A former civil servant, she also belongs to the board of Brighton Dome and Festival.
SEEDA also paid a six-figure sum to its former chairman James Brathwaite. In the 2008-09 financial year, he earned £190,504, up 142 per cent from £78,413. This included his salary of £81,028 and a pension contribution of £109,476 – for 6 years.
Another quango executive, David Edwards, south east regional director of the Homes and Communities Agency, picked up £166,000, up 59.6 per cent from £104,000. His basic salary was £128,000.
The list does not include council bosses. They were included on the Taxpayers’ Alliance Town Hall Rich List published earlier this year.
Brighton and Hove City Council would have had only one person on the new list if it included council officials – former chief executive Alan McCarthy.
Mr McCarthy, now chairman of Brighton and Hove City Primary Care Trust, had a basic salary of £170,000 to £180,000 in 2008-09. This was up from £168,345 in 2007-08 and £159,010 a year earlier.
His replacement, John Barradell, earned £155,000, including £32,500 in performance related pay, in 2007-08 while deputy chief executive of Westminster City Council.
In 2008-09, six other senior officers at Brighton and Hove City Council were paid six-figure salaries.
They are believed to have been Alex Bailey, who took over as acting chief executive when Mr McCarthy left, Jenny Rowlands, director of environment, Di Smith, director of children’s services, Joy Hollister, director of adult social care and housing, Scott Marshall, director of culture and enterprise, and Catherine Vaughan, director of finance and resources.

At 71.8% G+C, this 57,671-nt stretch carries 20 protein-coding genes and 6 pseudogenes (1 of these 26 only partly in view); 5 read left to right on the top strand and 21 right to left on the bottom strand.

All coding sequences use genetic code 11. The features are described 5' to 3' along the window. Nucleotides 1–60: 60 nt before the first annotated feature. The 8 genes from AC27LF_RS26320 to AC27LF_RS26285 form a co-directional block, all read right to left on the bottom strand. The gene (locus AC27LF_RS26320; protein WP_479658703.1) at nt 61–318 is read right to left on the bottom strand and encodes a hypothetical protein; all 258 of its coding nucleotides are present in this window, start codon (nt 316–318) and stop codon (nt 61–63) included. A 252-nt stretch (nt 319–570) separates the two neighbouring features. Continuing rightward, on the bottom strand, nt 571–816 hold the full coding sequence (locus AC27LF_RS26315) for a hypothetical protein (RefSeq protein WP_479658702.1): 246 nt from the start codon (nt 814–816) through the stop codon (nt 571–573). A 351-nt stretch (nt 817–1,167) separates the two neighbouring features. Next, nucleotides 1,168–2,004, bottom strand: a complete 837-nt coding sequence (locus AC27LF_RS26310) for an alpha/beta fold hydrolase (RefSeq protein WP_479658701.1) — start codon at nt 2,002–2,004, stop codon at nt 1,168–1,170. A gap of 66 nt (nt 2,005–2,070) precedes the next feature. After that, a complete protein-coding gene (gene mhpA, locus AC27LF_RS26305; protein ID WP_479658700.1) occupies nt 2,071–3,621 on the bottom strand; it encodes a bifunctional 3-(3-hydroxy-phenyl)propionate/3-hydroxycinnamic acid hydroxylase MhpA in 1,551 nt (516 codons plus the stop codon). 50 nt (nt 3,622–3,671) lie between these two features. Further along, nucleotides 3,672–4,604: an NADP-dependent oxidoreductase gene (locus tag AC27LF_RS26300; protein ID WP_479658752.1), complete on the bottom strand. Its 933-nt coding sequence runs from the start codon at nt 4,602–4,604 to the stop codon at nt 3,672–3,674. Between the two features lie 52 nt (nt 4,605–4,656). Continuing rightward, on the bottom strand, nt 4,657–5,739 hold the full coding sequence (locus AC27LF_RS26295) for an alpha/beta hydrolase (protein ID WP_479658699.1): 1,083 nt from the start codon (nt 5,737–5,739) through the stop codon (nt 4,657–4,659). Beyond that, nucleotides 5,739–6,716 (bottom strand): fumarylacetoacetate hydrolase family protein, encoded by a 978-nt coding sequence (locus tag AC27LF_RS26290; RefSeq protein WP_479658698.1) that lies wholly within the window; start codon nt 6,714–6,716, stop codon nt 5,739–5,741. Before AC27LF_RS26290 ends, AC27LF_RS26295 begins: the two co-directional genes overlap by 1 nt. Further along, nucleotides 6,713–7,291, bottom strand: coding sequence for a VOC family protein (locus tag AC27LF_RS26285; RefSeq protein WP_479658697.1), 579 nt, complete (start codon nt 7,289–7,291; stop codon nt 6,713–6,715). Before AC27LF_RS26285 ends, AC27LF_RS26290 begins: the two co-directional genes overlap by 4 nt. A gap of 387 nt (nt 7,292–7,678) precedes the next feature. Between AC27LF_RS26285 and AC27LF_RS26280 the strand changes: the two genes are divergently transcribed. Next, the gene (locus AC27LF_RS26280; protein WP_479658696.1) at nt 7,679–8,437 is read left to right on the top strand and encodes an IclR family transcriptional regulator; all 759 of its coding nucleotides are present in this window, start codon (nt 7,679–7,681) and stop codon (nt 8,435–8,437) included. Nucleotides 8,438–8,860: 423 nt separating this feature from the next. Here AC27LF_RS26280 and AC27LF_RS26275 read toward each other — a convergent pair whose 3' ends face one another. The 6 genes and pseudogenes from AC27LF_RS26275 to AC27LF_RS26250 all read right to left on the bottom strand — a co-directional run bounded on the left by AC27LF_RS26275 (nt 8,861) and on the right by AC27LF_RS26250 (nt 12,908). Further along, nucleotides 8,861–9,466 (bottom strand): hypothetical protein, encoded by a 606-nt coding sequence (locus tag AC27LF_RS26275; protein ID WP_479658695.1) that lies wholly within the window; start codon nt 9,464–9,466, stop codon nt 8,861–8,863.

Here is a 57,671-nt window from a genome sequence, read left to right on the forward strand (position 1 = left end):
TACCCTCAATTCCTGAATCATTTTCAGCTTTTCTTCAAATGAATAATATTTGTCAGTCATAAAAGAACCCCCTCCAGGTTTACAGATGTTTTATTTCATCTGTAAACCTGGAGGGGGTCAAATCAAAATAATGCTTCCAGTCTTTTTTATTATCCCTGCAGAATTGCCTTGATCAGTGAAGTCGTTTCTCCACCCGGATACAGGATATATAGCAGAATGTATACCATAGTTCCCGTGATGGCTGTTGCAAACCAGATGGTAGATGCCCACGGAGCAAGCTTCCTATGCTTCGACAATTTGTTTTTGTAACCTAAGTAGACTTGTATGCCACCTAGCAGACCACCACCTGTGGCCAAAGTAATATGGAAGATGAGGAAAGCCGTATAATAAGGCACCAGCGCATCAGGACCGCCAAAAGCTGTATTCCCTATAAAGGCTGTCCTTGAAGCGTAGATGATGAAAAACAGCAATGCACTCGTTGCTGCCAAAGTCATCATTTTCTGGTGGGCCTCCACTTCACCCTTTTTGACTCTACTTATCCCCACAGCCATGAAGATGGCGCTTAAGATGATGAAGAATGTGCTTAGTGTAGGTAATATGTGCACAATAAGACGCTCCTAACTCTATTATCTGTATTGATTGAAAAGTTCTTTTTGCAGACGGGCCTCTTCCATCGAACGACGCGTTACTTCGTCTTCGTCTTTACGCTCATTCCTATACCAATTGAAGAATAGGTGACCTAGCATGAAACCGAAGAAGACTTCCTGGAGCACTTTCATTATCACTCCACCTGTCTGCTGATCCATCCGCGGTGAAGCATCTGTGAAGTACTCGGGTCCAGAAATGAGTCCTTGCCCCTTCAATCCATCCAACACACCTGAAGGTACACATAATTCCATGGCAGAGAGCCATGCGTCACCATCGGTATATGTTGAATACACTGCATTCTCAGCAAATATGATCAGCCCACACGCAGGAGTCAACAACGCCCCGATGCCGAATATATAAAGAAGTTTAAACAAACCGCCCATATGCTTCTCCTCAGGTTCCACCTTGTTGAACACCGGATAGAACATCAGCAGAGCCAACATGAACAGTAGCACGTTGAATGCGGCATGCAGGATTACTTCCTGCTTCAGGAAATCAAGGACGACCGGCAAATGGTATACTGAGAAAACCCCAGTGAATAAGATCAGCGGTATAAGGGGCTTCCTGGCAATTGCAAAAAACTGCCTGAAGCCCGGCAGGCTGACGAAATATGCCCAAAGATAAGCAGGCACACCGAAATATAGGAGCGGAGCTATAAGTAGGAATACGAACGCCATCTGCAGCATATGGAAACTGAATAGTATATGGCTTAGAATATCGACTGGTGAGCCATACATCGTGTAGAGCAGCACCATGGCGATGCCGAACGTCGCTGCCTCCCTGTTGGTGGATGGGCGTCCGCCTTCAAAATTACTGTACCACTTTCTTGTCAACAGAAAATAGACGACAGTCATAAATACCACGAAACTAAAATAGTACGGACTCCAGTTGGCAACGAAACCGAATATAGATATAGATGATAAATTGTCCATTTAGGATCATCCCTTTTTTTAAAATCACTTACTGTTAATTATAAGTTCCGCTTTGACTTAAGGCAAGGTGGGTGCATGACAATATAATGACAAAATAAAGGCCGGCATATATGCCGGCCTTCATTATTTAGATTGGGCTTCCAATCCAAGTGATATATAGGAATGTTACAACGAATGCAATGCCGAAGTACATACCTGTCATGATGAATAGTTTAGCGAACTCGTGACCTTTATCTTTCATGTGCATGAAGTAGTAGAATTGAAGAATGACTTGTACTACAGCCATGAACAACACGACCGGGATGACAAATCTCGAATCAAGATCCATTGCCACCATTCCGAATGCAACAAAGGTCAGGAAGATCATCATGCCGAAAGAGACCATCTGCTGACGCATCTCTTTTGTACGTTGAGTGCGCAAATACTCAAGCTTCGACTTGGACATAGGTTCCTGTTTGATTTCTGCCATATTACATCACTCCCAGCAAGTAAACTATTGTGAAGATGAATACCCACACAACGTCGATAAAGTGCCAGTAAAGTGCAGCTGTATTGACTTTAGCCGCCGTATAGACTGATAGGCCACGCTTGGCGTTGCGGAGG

At Brighton and Hove City PCT, chief executive Darren Grayson was the biggest earner. In 2008-09 he had a six-figure basic salary. Combined with pension benefits, his earnings amounted to between £130,000 and £135,000, up from £120,000 to £125,000 for the year before.
The Taxpayers’ Alliance report, which is collated from public documents, says that it does not cover a number of other categories of public servants.
One omission from its latest list is the higher education sector. Sussex University, for example, paid six-figure basic salaries to 20 staff in 2008-09, including vice-chancellor Michael Farthing. This compared with 14 six-figure earners a year earlier. Its most recent accounts show that six staff were paid enough to have made the latest list – earning more than £150,000 – while two had a basic income in excess of £200,000.
Brighton University vice-chancellor Julian Crampton – who has just been appointed to the board of SEEDA – picked up £209, 157 in 2008, according to the latest accounts. This included a basic salary of £175,000, up from a total of £192,057 in 2007, which included a salary of £160,000. Eleven staff earned six-figure sums in 2008, compared with five the year before.
Last year The Argus reported that the highest paid teacher in Sussex in the previous year was Peter Evans, the former head of Cardinal Newman Catholic School in Hove.
His £105,000 salary included payment for work as a consultant for Brighton and Hove City Council as well as his responsibilities at the city’s biggest secondary school.